There was a little delay in their setting out from the town, and Marty South took advantage of it to hasten forward, with the view of escaping them on the way, lest they should feel compelled to spoil their tete-a-tete by asking her to ride. She walked fast, and one-third of the journey was done, and the evening rapidly darkening, before she perceived any sign of them behind her. Then, while ascending a hill, she dimly saw their vehicle drawing near the lowest part of the incline, their heads slightly bent towards each other; drawn together, no doubt, by their souls, as the heads of a pair of horses well in hand are drawn in by the rein. She walked still faster.

But between these and herself there was a carriage, apparently a brougham, coming in the same direction, with lighted lamps. When it overtook her — which was not soon, on account of her pace — the scene was much darker, and the lights glared in her eyes sufficiently to hide the details of the equipage.

It occurred to Marty that she might take hold behind this carriage and so keep along with it, to save herself the mortification of being overtaken and picked up for pity’s sake by the coming pair. Accordingly, as the carriage drew abreast of her in climbing the long ascent, she walked close to the wheels, the rays of the nearest lamp penetrating her very pores. She had only just dropped behind when the carriage stopped, and to her surprise the coachman asked her, over his shoulder, if she would ride. What made the question more surprising was that it came in obedience to an order from the interior of the vehicle.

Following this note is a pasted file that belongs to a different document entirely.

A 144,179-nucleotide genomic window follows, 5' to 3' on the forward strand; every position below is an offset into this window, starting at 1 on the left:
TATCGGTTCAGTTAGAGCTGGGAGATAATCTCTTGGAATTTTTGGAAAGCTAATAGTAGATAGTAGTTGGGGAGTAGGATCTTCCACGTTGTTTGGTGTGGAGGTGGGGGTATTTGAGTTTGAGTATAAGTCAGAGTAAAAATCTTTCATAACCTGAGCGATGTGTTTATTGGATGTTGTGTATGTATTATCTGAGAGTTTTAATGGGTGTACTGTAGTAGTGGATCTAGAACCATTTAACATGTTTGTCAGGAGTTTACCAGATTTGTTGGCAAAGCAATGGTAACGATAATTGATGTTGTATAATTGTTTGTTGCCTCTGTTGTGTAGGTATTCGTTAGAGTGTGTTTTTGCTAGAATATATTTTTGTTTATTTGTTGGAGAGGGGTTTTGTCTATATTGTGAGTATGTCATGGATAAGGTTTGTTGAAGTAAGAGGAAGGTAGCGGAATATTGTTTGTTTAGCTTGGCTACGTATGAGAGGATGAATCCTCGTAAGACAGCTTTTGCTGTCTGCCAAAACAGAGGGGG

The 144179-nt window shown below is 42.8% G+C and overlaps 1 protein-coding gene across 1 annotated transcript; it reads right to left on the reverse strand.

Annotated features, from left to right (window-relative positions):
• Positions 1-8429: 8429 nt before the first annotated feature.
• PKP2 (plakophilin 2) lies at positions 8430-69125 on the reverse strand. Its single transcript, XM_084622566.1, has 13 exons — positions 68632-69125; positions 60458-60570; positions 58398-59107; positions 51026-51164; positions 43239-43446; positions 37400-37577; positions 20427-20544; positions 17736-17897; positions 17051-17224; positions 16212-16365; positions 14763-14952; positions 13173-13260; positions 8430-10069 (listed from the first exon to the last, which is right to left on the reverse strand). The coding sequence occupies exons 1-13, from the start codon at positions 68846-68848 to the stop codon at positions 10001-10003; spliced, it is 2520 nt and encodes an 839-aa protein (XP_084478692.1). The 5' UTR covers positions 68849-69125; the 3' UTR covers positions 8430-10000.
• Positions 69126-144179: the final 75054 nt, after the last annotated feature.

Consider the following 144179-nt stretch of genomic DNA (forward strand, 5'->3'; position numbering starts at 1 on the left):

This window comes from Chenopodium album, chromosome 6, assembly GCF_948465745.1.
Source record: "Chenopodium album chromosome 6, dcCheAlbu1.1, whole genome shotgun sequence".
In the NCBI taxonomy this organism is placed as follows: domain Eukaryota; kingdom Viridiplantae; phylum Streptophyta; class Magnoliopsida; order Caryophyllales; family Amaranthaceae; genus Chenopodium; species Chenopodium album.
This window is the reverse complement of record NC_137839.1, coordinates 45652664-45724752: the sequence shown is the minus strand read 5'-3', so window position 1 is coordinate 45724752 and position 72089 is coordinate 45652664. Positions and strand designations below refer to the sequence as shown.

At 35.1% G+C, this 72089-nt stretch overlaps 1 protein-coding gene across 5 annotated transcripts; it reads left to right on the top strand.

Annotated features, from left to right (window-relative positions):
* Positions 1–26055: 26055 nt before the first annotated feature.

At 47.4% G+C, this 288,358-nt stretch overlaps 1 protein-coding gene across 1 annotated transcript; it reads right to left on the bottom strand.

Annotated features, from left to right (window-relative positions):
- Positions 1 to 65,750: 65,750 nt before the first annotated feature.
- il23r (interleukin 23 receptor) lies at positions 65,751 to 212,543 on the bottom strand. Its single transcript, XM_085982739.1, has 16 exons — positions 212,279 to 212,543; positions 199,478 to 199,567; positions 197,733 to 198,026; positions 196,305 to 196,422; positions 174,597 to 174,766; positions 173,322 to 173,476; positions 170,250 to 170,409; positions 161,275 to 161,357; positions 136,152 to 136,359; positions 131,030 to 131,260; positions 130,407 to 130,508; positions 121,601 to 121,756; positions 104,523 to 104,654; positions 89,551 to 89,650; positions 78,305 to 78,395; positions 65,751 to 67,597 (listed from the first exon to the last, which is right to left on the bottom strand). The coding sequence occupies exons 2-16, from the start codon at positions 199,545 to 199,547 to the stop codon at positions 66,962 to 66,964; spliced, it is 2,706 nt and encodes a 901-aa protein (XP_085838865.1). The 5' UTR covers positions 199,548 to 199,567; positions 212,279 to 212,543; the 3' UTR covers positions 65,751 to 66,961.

Marty gladly assented, for she was weary, very weary, after working all night and keeping afoot all day. She mounted beside the coachman, wondering why this good-fortune had happened to her. He was rather a great man in aspect, and she did not like to inquire of him for some time.

At last she said, “Who has been so kind as to ask me to ride?”

“Mrs. Charmond,” replied her statuesque companion.

Marty was stirred at the name, so closely connected with her last night’s experiences. “Is this her carriage?” she whispered.

“Yes; she’s inside.”

Marty reflected, and perceived that Mrs. Charmond must have recognized her plodding up the hill under the blaze of the lamp; recognized, probably, her stubbly poll (since she had kept away her face), and thought that those stubbles were the result of her own desire.